Managing migration in an orderly and controlled way implies appropriate measures to be taken in countries of origin, transit and destination. It is most surprising that more and more, traditional immigration countries tend to believe, that by simply reinforcing the border guards and border controls, they may deter illegal, irregular or clandestine immigration; in fact, according to experts, such measures contribute directly to emerging criminal activities by international gangs of smugglers and traffickers.
The Global Migration Compact, an intergovernmental initiative, under UN auspices, has set new parameters for discussing and dealing with global migration and protection of human rights that may facilitate common approaches and orderly management in the future. It is the opportunity to bring fresh ideas for the establishment of migrants processing and resettlement centres in various regions and countries of the world.
As regards the European Union, it is in its utmost interest to establish such centres and hubs within and outside the EU member states, with appropriate safeguards and protective measures for the benefit of migrants and the countries involved. However, at present neither the Asylum Support Office, FRONTEX, nor the European Border and Coastal Guard Agency have the political mandate or the operative capacities to deal with the migration influxes in its complexity. For the same reason the European External Action Service should be reformed and merged with a number of other services of the European Commission (Justice, Migration and Home Affairs, Development and Cooperation, ECHO, Employment and Social affairs, etc.) to create a new service dealing with internal and external aspects of migration. At present the European External Action Service is far from being capable to face the challenge of international migration. It was made plain by the inability of the EU High Representative to coordinate a common EU response in the run-up to the UN Marrakech conference 2018.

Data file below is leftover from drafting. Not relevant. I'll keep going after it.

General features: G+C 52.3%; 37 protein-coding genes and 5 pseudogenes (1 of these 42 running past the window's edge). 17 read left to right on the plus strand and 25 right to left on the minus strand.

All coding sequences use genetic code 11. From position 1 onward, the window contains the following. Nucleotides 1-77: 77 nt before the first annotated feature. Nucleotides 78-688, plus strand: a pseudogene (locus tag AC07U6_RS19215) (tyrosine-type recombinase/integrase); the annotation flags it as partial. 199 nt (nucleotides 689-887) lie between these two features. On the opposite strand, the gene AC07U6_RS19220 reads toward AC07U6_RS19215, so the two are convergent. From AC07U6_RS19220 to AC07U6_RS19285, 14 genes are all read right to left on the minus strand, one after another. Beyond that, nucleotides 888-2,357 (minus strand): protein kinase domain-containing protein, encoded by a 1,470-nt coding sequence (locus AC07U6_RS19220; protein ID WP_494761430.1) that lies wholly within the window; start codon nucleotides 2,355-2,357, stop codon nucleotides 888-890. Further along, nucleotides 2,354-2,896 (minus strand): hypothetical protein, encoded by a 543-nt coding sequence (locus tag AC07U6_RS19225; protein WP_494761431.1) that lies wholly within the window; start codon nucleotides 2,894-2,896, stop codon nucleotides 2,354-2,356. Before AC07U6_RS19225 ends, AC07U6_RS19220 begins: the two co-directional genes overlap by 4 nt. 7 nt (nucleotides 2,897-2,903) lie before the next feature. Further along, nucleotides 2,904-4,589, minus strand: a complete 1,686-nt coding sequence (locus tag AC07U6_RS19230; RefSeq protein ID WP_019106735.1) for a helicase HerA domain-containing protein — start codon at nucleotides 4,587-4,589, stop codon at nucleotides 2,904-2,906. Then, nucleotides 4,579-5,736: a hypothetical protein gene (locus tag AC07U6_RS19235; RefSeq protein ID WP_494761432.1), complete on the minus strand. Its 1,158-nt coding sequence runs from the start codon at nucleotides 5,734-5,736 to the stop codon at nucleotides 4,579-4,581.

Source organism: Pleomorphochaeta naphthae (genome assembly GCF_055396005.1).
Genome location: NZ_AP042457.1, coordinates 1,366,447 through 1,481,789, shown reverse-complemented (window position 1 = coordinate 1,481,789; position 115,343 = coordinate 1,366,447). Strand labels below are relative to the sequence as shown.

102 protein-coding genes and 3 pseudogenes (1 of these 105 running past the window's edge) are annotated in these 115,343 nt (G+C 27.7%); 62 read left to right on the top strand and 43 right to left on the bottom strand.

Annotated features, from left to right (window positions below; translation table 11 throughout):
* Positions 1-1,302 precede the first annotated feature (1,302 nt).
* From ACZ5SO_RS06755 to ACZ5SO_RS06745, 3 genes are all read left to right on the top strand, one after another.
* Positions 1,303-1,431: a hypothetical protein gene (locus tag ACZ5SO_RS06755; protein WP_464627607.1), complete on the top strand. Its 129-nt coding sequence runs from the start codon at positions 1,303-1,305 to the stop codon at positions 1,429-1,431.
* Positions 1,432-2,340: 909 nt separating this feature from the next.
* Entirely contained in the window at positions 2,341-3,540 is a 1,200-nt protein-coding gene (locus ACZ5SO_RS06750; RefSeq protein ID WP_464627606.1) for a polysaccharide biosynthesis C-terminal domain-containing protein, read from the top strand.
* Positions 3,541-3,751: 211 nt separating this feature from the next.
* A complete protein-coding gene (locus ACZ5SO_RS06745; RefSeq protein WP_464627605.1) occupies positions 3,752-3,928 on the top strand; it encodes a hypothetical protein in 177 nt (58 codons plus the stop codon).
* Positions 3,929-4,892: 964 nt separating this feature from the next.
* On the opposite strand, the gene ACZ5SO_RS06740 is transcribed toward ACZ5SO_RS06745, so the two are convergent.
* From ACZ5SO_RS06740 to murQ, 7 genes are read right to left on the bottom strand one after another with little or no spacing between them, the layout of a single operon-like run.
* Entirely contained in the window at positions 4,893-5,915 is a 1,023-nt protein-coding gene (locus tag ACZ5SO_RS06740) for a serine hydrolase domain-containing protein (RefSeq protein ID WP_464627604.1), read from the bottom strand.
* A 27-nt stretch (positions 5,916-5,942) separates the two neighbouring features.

As long as the issue of migration remains fully within limits of the sovereign states, there is little or no prospect for any comprehensive solution for migration challenge. Only when European states undertake common efforts to address migration in a holistic way, give up their national egoism and cement a new European structure, initiatives such as the UN Global Migration Compact may be given a good chance to succeed. The Intergovernmental Conference in Marrakech on 10 and 11 December 2018 and its aftermath will be a salient test.